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EDITIONS
Tuesday, 8 October, 2002, 08:56 GMT 09:56 UK
Tories 'will put trust in people'
Duncan Smith: No going back

Tory leader Iain Duncan Smith is attempting to switch the focus from his party's internal battles to the policies he hopes will win him the next general election.

With the second day of the Conservative conference themed as "Helping the Vulnerable", Mr Duncan Smith said he was not asking voters to trust him - but instead saying that he would put his faith in them.


It is not about going back to anything, it is about going forward

Iain Duncan Smith
He told BBC Breakfast that it would be "deeply cynical" to expect the public to view him suddenly "as a caring politician from a caring party".

Mr Duncan Smith was speaking a day after his chairman warned the party that without radical reform, it would suffer "slaughter" at the next general election.

The Tory leader is attempting to hammer home his message that the Conservatives are developing policies to help the most vulnerable in society.

No deviation

Amid attacks on his leadership from some senior party figures, Mr Duncan Smith has been telling representatives at the conference that he will not be deviated from his plans.

He has said that those who question his leadership will soon understand that he has no intention of being knocked off course.

In his latest policy announcement, the Tory leader has revealed plans to offer charities a major role in providing social services, saying that under a Conservative government they would be able to tender for services currently supplied by the state.

Speaking to BBC Radio 4's Today programme, he said the modernisation of the Tory party was not the important factor for voters.

Flesh out

"They are not interested in what goes on in the internal mechanisms of the party," he said.

"What they want to know is what's going to affect them most in their lives, and has the party changed in terms of the way it applies itself to resolving those problems?"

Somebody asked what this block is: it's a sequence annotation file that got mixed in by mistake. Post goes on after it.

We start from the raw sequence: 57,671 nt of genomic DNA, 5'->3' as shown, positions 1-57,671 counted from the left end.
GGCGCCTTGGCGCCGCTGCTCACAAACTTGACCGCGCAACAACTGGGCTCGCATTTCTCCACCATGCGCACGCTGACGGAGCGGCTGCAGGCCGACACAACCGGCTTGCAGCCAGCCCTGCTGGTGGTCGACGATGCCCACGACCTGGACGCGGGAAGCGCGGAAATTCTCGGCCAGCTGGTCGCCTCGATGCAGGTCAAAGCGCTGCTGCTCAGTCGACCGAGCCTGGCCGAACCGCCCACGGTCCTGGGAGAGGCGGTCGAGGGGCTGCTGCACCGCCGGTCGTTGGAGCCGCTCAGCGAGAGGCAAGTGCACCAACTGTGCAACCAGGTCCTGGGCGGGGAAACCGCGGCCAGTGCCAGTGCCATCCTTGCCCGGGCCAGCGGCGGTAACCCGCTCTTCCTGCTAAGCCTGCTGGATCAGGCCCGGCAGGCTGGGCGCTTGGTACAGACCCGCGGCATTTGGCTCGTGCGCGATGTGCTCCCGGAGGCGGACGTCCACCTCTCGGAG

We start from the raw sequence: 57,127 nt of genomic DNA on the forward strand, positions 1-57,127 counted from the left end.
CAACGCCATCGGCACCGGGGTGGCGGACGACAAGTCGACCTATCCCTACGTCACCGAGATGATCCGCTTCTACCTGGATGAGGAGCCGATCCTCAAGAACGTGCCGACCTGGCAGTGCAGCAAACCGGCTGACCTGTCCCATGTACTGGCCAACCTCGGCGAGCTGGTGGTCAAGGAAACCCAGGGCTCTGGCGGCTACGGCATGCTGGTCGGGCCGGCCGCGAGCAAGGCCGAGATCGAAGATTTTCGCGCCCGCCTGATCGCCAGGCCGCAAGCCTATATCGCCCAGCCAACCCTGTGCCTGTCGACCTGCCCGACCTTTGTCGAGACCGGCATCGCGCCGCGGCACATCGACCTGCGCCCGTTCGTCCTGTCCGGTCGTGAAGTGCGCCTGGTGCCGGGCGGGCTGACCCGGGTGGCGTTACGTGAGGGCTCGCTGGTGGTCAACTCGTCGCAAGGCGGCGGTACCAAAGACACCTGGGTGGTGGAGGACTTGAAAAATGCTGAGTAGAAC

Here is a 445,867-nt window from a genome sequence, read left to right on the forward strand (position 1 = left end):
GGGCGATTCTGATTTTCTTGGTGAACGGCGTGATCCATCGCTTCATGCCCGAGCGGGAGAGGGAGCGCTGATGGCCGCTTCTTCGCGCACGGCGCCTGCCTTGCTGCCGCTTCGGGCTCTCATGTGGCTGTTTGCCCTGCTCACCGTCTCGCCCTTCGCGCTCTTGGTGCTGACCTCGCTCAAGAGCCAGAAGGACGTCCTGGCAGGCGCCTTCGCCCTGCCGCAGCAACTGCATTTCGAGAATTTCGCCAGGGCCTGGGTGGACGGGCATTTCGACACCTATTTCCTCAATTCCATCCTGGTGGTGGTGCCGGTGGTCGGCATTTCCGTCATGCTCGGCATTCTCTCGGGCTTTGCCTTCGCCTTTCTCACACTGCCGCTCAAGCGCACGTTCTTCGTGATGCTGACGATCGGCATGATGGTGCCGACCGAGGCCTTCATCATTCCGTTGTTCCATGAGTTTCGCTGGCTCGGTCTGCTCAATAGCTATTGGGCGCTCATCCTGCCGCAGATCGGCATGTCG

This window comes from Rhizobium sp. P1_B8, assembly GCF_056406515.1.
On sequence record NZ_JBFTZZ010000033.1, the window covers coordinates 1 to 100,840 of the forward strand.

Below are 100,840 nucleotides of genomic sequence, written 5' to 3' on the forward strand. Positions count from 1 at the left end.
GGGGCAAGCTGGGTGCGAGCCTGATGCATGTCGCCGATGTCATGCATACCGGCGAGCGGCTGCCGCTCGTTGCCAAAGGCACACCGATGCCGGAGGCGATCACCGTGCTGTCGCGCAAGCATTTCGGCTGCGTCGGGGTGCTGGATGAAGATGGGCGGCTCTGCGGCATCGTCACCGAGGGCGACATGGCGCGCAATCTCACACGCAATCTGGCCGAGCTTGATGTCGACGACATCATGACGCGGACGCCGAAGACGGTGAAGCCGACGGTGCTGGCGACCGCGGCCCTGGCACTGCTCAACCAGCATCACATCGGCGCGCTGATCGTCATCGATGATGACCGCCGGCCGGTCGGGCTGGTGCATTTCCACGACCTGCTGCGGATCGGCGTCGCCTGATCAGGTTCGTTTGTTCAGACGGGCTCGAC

He said the reform of the public services was his top priority and that the conference was the first opportunity to flesh out the party's policies.

Mr Duncan Smith attempted to distance himself from suggestions that he would seek to end what Margaret Thatcher had started if elected as prime minister.

He said the Thatcher government had reformed the economy for the 21st century - his aim was to do the same for the public services.

'Fair chance'

"It is not about going back to anything, it is about going forward," he said.

The Tory leader left open the option to force constituency chairmen to choose more women and ethnic minority candidates.

He said: "We have all sorts of powers and I am not going to talk about what powers I intend to use now."

He said: "What (people) need to know from us is that we are serious about giving people a fair chance, and that applies to people from ethnic backgrounds as much as it does to women."

The Tory conference on Tuesday is themed "Helping the Vulnerable", with speeches from shadow deputy prime minister David Davis and shadow chancellor Michael Howard.

Devolving power

Work and pensions spokesman David Willetts will also address representatives.

Mr Duncan Smith was unveiling the party's plans for the voluntary services at a breakfast meeting.

Under his plans, charities would be encouraged to bid for contracts to run projects such as drug rehabilitation units and battered wives' refuges.

Tory officials said the proposal was part of the new agenda of devolving power away from Whitehall.

Mr Duncan Smith will underline the message during a visit to a local YMCA project on Tuesday morning.

And Mr Willetts will visit a hostel for the homeless.

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The BBC's Jonathan Beale
"The message today is helping the vulnerable"

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07 Oct 02 | Education
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